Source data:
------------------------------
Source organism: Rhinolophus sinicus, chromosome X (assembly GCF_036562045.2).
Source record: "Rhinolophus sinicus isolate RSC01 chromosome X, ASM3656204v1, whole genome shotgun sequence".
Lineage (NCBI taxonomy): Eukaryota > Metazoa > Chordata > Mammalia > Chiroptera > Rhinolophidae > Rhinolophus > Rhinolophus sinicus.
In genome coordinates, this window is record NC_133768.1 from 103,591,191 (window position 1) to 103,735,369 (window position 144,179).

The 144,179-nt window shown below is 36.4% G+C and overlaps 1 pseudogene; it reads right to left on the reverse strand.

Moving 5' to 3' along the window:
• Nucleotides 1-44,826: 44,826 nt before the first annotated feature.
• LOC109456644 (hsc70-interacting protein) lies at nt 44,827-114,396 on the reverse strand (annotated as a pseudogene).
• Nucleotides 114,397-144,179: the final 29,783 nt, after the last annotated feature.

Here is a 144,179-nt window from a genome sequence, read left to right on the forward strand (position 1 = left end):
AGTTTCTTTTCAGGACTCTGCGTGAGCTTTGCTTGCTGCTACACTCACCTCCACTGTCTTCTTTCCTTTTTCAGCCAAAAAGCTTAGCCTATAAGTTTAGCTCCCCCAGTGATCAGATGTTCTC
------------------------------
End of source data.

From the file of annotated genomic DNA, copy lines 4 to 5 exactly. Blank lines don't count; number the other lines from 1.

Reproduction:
In genome coordinates, this window is record NC_133768.1 from 103,591,191 (window position 1) to 103,735,369 (window position 144,179).

The 144,179-nt window shown below is 36.4% G+C and overlaps 1 pseudogene; it reads right to left on the reverse strand.